The Department of Truth #10 Review

Truth is a funny thing, it has many forms, and people relate to it in vastly different ways. Truth can change a person… it can destroy them. So what happens when someone lets the truth consume them? and what happens when fiction starts walking around like wild beasts? 

This issue of James Tynion IV and Martin Simmonds’ The Department of Truth the team goes hunting for Bigfoot and discusses the existence of cryptids (or lack thereof). In between the main story the issue also has the diary of a Bigfoot hunter, telling the story of his father’s relation to the Bigfoot hunt.

While this issue continues the fantastic world building the creative team has pushed forward with past issues, this time going into what are the creatures they call wild fictions and how they work, the real strength of the issue is on the diary pages and the story they tell. 

In the past Tynion and Simmonds have explored the themes of truth and beliefs through the lens of conspiracy theories, so far this exploration has occupied itself with the epistemological side of the dilemma, asking questions like: Why do people believe in conspiracy theories? How do beliefs spread? How do organizations can make people’s perceptions of the truth change? This issue (the diary entries in particular) goes over the personal side of things.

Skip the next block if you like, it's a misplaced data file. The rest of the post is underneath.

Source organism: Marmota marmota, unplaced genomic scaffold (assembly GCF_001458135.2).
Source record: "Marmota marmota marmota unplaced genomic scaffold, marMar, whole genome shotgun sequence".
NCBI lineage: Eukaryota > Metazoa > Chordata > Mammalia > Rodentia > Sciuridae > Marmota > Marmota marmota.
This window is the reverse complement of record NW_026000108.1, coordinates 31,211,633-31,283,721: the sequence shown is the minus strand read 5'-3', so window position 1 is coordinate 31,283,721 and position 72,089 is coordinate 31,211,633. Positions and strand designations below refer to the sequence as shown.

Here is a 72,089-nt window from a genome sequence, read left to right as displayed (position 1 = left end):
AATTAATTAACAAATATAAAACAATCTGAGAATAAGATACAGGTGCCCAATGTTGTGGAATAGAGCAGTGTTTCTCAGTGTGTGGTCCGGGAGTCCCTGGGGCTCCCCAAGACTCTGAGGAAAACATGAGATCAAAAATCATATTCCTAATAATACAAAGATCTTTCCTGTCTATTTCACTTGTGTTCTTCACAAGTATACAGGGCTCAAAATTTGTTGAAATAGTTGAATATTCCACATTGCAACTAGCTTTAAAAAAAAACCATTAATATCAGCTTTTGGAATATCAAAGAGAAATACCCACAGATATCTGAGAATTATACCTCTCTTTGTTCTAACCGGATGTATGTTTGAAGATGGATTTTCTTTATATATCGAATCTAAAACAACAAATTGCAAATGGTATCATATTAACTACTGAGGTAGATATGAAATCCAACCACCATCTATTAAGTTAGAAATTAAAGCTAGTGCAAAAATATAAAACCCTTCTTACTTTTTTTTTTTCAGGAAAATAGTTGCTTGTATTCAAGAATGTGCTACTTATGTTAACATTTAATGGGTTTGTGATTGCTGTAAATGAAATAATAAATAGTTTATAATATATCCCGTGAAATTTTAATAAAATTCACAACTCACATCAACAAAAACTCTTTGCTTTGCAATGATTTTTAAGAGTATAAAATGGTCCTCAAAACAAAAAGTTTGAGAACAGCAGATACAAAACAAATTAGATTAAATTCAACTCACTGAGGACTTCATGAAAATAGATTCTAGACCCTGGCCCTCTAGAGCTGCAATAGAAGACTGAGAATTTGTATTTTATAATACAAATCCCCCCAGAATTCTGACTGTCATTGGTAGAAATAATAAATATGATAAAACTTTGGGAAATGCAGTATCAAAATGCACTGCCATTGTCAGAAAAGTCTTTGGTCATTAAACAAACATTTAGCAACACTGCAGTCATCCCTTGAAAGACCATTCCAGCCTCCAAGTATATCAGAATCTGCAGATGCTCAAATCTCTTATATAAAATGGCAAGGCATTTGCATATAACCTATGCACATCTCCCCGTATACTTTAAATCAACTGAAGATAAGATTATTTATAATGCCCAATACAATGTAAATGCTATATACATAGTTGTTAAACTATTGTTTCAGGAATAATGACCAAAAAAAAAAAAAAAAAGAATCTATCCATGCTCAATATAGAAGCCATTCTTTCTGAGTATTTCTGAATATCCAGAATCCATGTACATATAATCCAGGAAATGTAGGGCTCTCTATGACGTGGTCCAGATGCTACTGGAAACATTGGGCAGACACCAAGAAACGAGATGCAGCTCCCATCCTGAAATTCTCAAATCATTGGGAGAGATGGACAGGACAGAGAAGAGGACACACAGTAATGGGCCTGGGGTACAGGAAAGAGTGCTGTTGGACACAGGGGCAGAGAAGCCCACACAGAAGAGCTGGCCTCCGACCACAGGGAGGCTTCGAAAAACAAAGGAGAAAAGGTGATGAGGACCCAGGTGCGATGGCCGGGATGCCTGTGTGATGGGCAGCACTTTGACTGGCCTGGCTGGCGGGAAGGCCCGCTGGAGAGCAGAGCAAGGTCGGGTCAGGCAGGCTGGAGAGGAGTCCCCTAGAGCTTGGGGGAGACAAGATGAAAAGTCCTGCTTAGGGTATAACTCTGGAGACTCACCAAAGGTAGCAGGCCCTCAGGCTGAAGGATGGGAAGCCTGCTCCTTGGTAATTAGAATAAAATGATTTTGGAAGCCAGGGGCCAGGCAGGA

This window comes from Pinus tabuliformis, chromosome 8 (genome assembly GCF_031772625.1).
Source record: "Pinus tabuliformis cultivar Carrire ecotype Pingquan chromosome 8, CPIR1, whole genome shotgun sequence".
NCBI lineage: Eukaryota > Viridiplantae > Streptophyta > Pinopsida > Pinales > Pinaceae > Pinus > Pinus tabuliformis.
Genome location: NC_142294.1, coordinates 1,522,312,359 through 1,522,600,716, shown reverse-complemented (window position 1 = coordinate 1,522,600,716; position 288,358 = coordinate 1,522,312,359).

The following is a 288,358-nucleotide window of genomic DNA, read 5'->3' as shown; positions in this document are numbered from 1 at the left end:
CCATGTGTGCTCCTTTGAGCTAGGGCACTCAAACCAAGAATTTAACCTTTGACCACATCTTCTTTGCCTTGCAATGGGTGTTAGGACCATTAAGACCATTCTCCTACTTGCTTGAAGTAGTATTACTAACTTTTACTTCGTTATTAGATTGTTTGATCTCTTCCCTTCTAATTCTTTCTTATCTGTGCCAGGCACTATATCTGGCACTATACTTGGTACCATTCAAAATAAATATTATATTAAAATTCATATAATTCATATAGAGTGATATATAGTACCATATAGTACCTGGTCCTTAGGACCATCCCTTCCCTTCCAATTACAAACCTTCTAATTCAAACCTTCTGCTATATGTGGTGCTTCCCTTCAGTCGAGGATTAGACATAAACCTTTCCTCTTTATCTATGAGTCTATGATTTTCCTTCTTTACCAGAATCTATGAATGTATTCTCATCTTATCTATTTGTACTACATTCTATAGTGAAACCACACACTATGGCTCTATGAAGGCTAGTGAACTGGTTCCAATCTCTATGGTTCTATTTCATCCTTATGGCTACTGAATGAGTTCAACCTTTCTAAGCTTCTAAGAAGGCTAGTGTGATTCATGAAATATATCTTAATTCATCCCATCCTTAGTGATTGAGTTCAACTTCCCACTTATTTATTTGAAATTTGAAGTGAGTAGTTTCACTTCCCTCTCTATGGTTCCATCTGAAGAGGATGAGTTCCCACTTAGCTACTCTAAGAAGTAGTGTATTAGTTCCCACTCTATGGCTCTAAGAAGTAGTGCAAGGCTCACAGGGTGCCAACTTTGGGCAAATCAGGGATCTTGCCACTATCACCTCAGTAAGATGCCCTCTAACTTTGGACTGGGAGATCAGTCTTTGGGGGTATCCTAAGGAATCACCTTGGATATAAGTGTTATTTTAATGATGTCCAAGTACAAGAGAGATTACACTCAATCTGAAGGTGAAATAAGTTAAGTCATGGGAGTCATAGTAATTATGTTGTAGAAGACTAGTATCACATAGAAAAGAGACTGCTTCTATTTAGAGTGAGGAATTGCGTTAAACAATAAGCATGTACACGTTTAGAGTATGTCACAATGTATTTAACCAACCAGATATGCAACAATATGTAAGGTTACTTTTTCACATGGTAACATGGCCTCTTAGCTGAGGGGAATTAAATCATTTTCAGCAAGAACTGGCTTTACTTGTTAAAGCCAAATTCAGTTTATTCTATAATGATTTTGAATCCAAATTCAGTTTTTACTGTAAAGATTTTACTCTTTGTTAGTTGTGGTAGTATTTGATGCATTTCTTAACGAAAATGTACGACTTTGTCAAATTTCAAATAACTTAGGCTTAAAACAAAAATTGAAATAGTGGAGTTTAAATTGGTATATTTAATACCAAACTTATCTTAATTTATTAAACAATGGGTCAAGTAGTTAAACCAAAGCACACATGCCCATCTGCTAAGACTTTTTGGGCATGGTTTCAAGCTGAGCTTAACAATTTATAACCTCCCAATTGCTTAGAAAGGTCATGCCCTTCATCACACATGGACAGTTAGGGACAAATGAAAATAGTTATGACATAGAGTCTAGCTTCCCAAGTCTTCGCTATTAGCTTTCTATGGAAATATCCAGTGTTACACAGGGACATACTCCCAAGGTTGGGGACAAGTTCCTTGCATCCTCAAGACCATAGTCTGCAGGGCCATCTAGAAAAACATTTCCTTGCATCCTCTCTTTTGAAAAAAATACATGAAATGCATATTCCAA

In the story of the bigfoot hunter and his father, we see what the truth can make to a person, how it changes and consumes them. Like I said before, truth is a funny thing, while from a far the truth seems to be this cold scientific instrument that is frozen in time and space, but the way I see it the truth is more complicated, more wild, like a living creature. The father of the writer of the diary stumbles onto a truth that changes him, the existence of Bigfoot. In this truth he sees something bigger than himself, something that gives his own existence purpose. Once that truth was presented to him, his world changed, because that’s what truths do, they become the center of our lives and change and evolve as we do the same. 

I don’t think it is a coincidence that the diary entries where included in the same issue the members of the department discuss the creatures known as wild fiction, creatures that are not quite alive, creatures that make you feel sick when you are around them, creatures that can not be captured with any device on Earth. I think this issue takes a leap previous issues couldn’t take, in this issue the truth and beliefs are no longer talked about like they are information, they are talked about like they are living creatures that wrap the reality around those who surround them. 

This has been my favorite issue of the series because it changes the discussion. Tynion and Simmonds are no longer talking about mere stories and theories, they are now talking about the changing pillars on which we build our lives. I think this series has been so popular not only because its art is spectacular and the dialogue is amazing, but because it understands that we have finally realized that the relation we have with truth is a lot more complicated that what we once thought. 

I really liked this issue and I’ve been loving the series so far, and I’m really excited to see where the hunt for Bigfoot (and the truth) takes us next.